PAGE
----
See, m was altered.

m


 [0,99,2]

Type: List Integer

But what about k? It changed too!

k


 [99,2]

Type: List PositiveInteger

## 9.47.4 Other Functions¶

An operation that is used frequently in list processing is that which returns all elements in a list after the first element.

k := [1,2,3]


 [1,2,3]

Type: List PositiveInteger

Use the restrestList operation to do this.

rest k


 [2,3]

Type: List PositiveInteger

To remove duplicate elements in a list k, use removeDuplicatesremoveDuplicatesList.

removeDuplicates [4,3,4,3,5,3,4]


 [4,3,5]

Type: List PositiveInteger

To get a list with elements in the order opposite to those in a list k, use reversereverseList.

reverse [1,2,3,4,5,6]


 [6,5,4,3,2,1]

Type: List PositiveInteger

To test whether an element is in a list, use member?member?List: member?(a,k) returns true or false depending on whether a is in k or not.

member?(1/2,[3/4,5/6,1/2])


 true

Type: Boolean

member?(1/12,[3/4,5/6,1/2])


 false

Type: Boolean

As an exercise, the reader should determine how to get a list containing all but the last of the elements in a given non-empty list k.reverse(rest(reverse(k))) works.

## 9.47.5 Dot, Dot¶

Certain lists are used so often that FriCAS provides an easy way of constructing them. If n and m are integers, then expand [n..m] creates a list containing n, n+1, ... m. If n > m then the list is empty. It is actually permissible to leave off the m in the dot-dot construction (see below).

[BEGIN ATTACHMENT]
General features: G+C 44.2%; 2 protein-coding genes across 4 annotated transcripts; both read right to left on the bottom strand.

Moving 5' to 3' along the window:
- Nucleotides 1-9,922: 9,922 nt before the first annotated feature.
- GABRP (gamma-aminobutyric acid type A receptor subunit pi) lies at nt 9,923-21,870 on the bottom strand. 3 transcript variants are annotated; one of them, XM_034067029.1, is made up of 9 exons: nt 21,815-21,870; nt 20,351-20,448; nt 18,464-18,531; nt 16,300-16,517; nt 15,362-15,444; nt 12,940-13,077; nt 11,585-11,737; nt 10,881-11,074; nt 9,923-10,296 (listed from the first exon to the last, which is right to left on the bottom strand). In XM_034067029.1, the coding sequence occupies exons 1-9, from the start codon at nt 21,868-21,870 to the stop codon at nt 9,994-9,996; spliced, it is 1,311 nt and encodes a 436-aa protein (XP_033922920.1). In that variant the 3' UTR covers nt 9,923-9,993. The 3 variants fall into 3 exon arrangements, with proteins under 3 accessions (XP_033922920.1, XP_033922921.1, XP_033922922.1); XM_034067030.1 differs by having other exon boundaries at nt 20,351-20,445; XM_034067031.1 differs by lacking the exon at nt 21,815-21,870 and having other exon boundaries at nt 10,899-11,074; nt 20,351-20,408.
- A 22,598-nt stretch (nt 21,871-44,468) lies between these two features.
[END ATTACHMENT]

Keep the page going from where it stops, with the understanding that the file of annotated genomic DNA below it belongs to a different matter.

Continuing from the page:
The dot-dot notation can be used more than once in a list construction and with specific elements being given. Items separated by dots are called segments.

[1..3,10,20..23]


 [1..3,10..10,20..23]

Type: List Segment PositiveInteger

Segments can be expanded into the range of items between the endpoints by using expandexpandSegment.

expand [1..3,10,20..23]


 [1,2,3,10,20,21,22,23]

Type: List Integer

What happens if we leave off a number on the right-hand side of ..?

expand [1..]


 [1,2,3,4,5,6,7,8,9,10,…]

Type: Stream Integer

What is created in this case is a Stream which is a generalization of a list. See StreamXmpPage for more information.